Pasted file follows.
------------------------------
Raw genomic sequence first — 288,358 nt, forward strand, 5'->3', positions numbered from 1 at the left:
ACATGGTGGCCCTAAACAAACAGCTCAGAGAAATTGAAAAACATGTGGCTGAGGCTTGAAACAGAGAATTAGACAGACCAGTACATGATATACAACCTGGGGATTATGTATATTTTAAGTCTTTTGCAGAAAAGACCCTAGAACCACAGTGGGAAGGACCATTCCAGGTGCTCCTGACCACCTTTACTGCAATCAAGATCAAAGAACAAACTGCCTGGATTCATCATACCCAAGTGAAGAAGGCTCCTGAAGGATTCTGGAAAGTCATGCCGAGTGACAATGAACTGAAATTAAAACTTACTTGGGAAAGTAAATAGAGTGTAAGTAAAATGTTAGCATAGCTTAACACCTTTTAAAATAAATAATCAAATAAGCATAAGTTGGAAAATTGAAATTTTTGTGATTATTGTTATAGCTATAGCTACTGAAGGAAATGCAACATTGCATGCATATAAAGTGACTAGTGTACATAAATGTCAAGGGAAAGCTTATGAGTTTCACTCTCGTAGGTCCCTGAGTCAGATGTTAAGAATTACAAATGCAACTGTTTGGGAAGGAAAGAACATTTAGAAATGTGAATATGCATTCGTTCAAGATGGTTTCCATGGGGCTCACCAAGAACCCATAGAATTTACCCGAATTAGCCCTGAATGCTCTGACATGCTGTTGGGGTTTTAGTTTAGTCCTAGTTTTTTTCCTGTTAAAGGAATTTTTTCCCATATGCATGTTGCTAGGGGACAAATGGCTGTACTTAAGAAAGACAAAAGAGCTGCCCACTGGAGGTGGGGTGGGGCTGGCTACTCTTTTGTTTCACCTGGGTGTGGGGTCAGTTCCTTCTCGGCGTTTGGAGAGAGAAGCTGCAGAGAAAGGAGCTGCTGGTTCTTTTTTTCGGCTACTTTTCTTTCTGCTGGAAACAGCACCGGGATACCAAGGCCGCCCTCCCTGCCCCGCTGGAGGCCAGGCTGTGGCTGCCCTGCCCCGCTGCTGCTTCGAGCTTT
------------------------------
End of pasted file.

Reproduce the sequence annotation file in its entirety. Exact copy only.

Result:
Raw genomic sequence first — 288,358 nt, forward strand, 5'->3', positions numbered from 1 at the left:
ACATGGTGGCCCTAAACAAACAGCTCAGAGAAATTGAAAAACATGTGGCTGAGGCTTGAAACAGAGAATTAGACAGACCAGTACATGATATACAACCTGGGGATTATGTATATTTTAAGTCTTTTGCAGAAAAGACCCTAGAACCACAGTGGGAAGGACCATTCCAGGTGCTCCTGACCACCTTTACTGCAATCAAGATCAAAGAACAAACTGCCTGGATTCATCATACCCAAGTGAAGAAGGCTCCTGAAGGATTCTGGAAAGTCATGCCGAGTGACAATGAACTGAAATTAAAACTTACTTGGGAAAGTAAATAGAGTGTAAGTAAAATGTTAGCATAGCTTAACACCTTTTAAAATAAATAATCAAATAAGCATAAGTTGGAAAATTGAAATTTTTGTGATTATTGTTATAGCTATAGCTACTGAAGGAAATGCAACATTGCATGCATATAAAGTGACTAGTGTACATAAATGTCAAGGGAAAGCTTATGAGTTTCACTCTCGTAGGTCCCTGAGTCAGATGTTAAGAATTACAAATGCAACTGTTTGGGAAGGAAAGAACATTTAGAAATGTGAATATGCATTCGTTCAAGATGGTTTCCATGGGGCTCACCAAGAACCCATAGAATTTACCCGAATTAGCCCTGAATGCTCTGACATGCTGTTGGGGTTTTAGTTTAGTCCTAGTTTTTTTCCTGTTAAAGGAATTTTTTCCCATATGCATGTTGCTAGGGGACAAATGGCTGTACTTAAGAAAGACAAAAGAGCTGCCCACTGGAGGTGGGGTGGGGCTGGCTACTCTTTTGTTTCACCTGGGTGTGGGGTCAGTTCCTTCTCGGCGTTTGGAGAGAGAAGCTGCAGAGAAAGGAGCTGCTGGTTCTTTTTTTCGGCTACTTTTCTTTCTGCTGGAAACAGCACCGGGATACCAAGGCCGCCCTCCCTGCCCCGCTGGAGGCCAGGCTGTGGCTGCCCTGCCCCGCTGCTGCTTCGAGCTTT